Love and Hate

I live across the street from the house where George Reeve (Superman!) died mysteriously. A friend wrote a book about the possible cause of the suicide/murder/accidental shooting, and Ben Affleck did a film about George Reeve, so I am familiar with all the theories of his demise. And I’ve been inside the house many times because the people who live there are good friends. I was even responsible for arranging for a team of psychics (“ghostbusters”) to tour the house one afternoon. But I am not as intrigued about how the actor who portrayed Superman may have died so much as the dilemma he felt in his lifetime about being so closely associated with the super hero role. Full disclosure: I used to run home from school to watch the show. I also know the lovely Noel Neill, who portrayed Lois Smith, a role I would have dearly loved to play!

As an actor myself I’m well aware of the trap of early success in a role that comes to define you. George Reeve is far from the first actor to face typecasting. Our own Barnabas Collins on Dark Shadows was played by Jonathan Frid, who for some time wrestled with the fate of always being associated with his role as a vampire. Sally Field has made no secret of her wish not to be known as “The Flying Nun.” But it’s certainly not a fate worth shooting oneself over, as it’s claimed George Reeve may have done!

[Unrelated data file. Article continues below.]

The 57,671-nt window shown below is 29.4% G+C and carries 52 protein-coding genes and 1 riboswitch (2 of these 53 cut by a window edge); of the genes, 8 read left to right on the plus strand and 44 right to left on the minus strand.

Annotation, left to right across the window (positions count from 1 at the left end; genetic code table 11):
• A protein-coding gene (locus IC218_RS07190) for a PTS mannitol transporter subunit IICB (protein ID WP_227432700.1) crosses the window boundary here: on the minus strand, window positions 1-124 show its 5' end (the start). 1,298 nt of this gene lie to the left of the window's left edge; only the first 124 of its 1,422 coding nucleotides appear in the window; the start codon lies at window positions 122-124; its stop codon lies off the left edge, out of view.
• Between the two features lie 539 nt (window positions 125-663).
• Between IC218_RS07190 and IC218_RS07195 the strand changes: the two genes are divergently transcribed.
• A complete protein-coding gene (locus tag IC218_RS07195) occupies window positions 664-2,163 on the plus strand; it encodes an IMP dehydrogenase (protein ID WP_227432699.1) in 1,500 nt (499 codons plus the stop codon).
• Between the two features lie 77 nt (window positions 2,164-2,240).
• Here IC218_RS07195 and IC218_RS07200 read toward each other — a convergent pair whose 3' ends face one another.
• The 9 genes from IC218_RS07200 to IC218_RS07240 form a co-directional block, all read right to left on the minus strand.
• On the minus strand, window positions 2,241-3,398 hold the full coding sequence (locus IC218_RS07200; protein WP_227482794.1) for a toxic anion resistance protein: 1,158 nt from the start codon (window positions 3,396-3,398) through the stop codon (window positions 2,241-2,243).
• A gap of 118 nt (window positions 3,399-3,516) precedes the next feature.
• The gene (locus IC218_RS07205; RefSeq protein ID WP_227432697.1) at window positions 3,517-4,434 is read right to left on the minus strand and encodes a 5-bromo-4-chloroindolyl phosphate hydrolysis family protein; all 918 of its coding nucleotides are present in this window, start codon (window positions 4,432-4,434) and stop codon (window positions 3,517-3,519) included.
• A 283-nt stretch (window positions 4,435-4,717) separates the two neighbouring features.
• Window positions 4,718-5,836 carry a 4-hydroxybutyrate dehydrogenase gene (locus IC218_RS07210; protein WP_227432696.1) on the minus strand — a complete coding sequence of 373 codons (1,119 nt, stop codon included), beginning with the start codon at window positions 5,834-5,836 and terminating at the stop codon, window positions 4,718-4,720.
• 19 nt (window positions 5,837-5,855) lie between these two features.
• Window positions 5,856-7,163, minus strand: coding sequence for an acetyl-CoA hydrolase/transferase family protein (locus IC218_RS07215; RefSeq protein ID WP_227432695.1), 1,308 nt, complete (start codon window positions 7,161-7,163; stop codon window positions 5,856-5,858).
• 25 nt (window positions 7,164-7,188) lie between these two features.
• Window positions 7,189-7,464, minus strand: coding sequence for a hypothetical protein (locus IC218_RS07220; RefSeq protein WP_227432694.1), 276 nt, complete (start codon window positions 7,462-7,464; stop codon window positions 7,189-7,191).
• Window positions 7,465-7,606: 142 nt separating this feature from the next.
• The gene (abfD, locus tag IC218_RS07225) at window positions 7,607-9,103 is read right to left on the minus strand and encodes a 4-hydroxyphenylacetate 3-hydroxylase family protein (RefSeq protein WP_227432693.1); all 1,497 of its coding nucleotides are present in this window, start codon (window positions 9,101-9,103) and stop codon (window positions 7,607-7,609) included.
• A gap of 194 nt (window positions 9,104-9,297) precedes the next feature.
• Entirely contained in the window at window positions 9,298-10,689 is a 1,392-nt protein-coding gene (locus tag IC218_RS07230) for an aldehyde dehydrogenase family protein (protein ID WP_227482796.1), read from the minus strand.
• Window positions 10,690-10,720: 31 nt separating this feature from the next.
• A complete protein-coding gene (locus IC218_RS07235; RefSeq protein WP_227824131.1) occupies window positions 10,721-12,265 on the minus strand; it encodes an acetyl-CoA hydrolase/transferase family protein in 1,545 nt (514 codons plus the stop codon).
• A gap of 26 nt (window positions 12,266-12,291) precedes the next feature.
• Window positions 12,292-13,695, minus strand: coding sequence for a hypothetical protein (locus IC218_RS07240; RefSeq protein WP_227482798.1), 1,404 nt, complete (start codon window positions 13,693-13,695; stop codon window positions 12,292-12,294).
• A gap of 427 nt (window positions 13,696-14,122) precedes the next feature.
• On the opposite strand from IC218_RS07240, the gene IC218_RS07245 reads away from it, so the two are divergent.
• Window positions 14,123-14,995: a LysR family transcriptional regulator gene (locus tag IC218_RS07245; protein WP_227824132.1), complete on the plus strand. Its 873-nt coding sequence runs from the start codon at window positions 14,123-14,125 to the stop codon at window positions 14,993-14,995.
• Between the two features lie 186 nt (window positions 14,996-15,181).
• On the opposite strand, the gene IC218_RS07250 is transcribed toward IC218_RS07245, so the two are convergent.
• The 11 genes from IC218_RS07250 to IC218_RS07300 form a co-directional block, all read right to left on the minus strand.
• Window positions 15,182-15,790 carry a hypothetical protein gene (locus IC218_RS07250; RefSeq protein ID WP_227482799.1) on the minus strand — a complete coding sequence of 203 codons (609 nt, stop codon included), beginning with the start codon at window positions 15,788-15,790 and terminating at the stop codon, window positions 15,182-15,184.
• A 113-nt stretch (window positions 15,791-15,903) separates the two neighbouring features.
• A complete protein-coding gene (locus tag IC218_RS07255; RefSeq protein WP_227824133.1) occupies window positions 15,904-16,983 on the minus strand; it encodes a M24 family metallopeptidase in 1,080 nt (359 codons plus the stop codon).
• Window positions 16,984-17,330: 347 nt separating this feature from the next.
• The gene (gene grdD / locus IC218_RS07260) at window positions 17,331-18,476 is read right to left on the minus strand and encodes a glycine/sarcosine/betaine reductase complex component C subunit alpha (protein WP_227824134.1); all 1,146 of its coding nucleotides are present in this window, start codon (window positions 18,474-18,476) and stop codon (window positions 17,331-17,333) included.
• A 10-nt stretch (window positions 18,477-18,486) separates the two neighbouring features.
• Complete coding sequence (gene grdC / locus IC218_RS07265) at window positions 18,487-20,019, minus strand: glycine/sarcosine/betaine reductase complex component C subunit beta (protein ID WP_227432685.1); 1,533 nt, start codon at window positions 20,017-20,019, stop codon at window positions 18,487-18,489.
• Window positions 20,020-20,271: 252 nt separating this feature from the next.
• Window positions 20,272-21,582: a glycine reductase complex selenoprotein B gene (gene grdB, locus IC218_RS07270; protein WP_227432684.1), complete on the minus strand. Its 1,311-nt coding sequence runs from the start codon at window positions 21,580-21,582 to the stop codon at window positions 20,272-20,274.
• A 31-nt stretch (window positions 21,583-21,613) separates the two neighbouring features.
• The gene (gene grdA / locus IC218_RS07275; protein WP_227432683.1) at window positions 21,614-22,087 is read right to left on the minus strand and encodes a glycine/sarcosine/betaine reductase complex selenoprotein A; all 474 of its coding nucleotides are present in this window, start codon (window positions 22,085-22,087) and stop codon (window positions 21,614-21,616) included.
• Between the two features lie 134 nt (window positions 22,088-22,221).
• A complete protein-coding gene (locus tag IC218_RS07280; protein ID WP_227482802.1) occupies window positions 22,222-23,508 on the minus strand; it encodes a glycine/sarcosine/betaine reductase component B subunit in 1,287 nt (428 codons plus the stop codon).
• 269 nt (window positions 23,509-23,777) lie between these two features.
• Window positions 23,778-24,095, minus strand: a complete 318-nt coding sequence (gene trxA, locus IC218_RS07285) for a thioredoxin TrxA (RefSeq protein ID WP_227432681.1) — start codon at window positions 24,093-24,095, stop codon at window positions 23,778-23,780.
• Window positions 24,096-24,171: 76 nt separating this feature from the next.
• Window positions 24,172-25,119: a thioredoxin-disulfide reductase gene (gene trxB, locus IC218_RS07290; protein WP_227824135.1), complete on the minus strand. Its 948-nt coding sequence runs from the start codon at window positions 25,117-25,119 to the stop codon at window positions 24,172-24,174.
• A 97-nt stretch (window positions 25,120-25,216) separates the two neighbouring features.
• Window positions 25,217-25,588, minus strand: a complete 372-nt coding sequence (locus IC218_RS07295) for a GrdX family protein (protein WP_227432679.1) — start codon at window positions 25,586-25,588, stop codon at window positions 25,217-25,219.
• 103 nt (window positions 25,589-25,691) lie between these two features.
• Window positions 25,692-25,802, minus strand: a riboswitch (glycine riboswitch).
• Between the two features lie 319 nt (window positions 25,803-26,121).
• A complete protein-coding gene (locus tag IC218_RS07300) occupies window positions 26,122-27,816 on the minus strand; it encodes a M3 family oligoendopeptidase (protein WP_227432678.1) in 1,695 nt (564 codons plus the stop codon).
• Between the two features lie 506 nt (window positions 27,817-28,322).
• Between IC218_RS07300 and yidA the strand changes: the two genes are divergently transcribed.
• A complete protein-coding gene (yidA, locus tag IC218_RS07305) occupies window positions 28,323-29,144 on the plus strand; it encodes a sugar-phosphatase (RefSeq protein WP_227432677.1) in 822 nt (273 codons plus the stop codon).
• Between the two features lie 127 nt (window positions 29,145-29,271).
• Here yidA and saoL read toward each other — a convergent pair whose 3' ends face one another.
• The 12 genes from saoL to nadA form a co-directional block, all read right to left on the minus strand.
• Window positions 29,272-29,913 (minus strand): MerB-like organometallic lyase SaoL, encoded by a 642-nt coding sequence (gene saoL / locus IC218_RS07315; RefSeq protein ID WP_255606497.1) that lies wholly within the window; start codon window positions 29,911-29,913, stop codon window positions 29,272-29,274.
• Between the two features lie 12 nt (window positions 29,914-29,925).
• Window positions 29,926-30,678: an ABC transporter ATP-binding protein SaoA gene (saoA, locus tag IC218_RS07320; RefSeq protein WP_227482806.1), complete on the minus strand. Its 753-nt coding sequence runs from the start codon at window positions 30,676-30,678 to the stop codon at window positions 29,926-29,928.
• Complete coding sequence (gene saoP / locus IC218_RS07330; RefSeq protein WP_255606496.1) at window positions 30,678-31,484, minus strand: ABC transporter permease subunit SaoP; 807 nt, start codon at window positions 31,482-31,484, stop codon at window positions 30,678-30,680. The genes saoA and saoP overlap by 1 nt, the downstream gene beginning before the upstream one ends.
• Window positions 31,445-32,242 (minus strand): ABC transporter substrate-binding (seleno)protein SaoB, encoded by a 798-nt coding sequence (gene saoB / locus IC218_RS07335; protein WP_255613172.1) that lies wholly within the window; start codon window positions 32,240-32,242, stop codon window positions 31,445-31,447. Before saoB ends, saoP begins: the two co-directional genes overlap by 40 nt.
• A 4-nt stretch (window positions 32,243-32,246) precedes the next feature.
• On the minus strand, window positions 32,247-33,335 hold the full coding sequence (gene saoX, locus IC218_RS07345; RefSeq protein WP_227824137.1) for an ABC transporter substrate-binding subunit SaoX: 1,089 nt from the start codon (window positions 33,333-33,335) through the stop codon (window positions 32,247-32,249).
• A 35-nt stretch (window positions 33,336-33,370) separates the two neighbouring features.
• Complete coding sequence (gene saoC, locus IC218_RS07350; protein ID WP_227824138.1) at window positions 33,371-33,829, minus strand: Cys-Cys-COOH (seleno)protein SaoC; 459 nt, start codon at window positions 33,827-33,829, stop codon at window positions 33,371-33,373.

All of us on Dark Shadows went through a period when we hoped we’d heard the last of “I used to run home from school to watch you!” I would get stopped in the grocery store or on the bus by fans who would ask, “What was it like to be bitten by a vampire?” I’d go to auditions for roles I was entirely unsuited for and realize that the casting director had grown up with a poster of me on his bedroom wall―he just wanted to meet “Maggie Evans.” But at a certain point, when I’d been cast in many other roles and my career was established, I embraced my association with the series that launched my career. Now, some 47 years after I spoke my first lines on Dark Shadows, it gives me pleasure to know young fans are getting their first taste of the show on DVD.

At a recent book signing for Down and Out in Beverly Heels, I acknowledged that as thrilled as I as with the reviews for my second novel, every reviewer referenced me as a Dark Shadows actor. Do I mind? Not at all! In fact, I understand it so well that I made my heroine, Meg Barnes, deal with the same situation. She’s an actress who once starred in a wildly successful television series playing an amateur sleuth, Jinx Fogarty. No matter what she does the rest of her life or in her career, she will be known as Jinx Fogarty! I get it. I embrace it.

I can only smile when someone comes up to me in the post office and says, “I used to run home from school to watch you” . . . except when the fan appears to be older than I am!

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